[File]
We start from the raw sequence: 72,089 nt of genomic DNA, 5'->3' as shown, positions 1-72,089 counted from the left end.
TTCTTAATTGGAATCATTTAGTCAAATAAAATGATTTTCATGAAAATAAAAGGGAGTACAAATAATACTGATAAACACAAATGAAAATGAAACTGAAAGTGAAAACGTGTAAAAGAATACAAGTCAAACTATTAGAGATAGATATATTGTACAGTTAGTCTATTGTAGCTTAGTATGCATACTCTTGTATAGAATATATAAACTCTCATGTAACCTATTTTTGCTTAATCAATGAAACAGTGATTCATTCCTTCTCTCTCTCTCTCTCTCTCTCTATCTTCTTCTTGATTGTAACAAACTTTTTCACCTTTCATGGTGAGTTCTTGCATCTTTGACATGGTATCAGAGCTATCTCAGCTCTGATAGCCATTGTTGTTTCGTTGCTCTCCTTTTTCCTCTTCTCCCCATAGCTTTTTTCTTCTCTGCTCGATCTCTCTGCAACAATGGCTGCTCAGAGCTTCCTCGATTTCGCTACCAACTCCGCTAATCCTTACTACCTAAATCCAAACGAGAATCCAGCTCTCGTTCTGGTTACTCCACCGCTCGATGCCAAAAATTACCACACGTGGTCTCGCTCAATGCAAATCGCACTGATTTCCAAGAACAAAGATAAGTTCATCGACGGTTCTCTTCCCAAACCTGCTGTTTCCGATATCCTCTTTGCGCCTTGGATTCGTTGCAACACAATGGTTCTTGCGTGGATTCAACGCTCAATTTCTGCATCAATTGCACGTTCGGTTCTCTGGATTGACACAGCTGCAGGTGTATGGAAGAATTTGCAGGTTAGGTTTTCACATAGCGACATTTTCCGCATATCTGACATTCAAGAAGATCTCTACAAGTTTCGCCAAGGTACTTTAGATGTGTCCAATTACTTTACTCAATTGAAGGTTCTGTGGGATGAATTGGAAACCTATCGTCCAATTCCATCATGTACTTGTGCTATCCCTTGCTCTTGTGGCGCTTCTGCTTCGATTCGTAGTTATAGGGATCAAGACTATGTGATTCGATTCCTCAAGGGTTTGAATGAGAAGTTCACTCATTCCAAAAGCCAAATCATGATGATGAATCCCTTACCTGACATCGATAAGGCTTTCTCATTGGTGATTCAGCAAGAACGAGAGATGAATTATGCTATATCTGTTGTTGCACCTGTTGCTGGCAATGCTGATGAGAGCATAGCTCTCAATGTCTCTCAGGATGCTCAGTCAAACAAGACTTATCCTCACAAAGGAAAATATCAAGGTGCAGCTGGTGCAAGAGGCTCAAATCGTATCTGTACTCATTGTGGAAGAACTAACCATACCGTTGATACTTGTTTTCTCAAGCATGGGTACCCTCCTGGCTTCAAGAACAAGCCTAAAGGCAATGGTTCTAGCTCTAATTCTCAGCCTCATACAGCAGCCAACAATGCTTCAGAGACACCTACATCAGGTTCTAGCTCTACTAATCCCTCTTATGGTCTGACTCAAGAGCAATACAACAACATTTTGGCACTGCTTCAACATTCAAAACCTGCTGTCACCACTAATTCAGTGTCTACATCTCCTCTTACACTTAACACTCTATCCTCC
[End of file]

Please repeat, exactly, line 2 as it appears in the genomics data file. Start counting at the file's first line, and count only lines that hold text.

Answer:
TTCTTAATTGGAATCATTTAGTCAAATAAAATGATTTTCATGAAAATAAAAGGGAGTACAAATAATACTGATAAACACAAATGAAAATGAAACTGAAAGTGAAAACGTGTAAAAGAATACAAGTCAAACTATTAGAGATAGATATATTGTACAGTTAGTCTATTGTAGCTTAGTATGCATACTCTTGTATAGAATATATAAACTCTCATGTAACCTATTTTTGCTTAATCAATGAAACAGTGATTCATTCCTTCTCTCTCTCTCTCTCTCTCTCTATCTTCTTCTTGATTGTAACAAACTTTTTCACCTTTCATGGTGAGTTCTTGCATCTTTGACATGGTATCAGAGCTATCTCAGCTCTGATAGCCATTGTTGTTTCGTTGCTCTCCTTTTTCCTCTTCTCCCCATAGCTTTTTTCTTCTCTGCTCGATCTCTCTGCAACAATGGCTGCTCAGAGCTTCCTCGATTTCGCTACCAACTCCGCTAATCCTTACTACCTAAATCCAAACGAGAATCCAGCTCTCGTTCTGGTTACTCCACCGCTCGATGCCAAAAATTACCACACGTGGTCTCGCTCAATGCAAATCGCACTGATTTCCAAGAACAAAGATAAGTTCATCGACGGTTCTCTTCCCAAACCTGCTGTTTCCGATATCCTCTTTGCGCCTTGGATTCGTTGCAACACAATGGTTCTTGCGTGGATTCAACGCTCAATTTCTGCATCAATTGCACGTTCGGTTCTCTGGATTGACACAGCTGCAGGTGTATGGAAGAATTTGCAGGTTAGGTTTTCACATAGCGACATTTTCCGCATATCTGACATTCAAGAAGATCTCTACAAGTTTCGCCAAGGTACTTTAGATGTGTCCAATTACTTTACTCAATTGAAGGTTCTGTGGGATGAATTGGAAACCTATCGTCCAATTCCATCATGTACTTGTGCTATCCCTTGCTCTTGTGGCGCTTCTGCTTCGATTCGTAGTTATAGGGATCAAGACTATGTGATTCGATTCCTCAAGGGTTTGAATGAGAAGTTCACTCATTCCAAAAGCCAAATCATGATGATGAATCCCTTACCTGACATCGATAAGGCTTTCTCATTGGTGATTCAGCAAGAACGAGAGATGAATTATGCTATATCTGTTGTTGCACCTGTTGCTGGCAATGCTGATGAGAGCATAGCTCTCAATGTCTCTCAGGATGCTCAGTCAAACAAGACTTATCCTCACAAAGGAAAATATCAAGGTGCAGCTGGTGCAAGAGGCTCAAATCGTATCTGTACTCATTGTGGAAGAACTAACCATACCGTTGATACTTGTTTTCTCAAGCATGGGTACCCTCCTGGCTTCAAGAACAAGCCTAAAGGCAATGGTTCTAGCTCTAATTCTCAGCCTCATACAGCAGCCAACAATGCTTCAGAGACACCTACATCAGGTTCTAGCTCTACTAATCCCTCTTATGGTCTGACTCAAGAGCAATACAACAACATTTTGGCACTGCTTCAACATTCAAAACCTGCTGTCACCACTAATTCAGTGTCTACATCTCCTCTTACACTTAACACTCTATCCTCC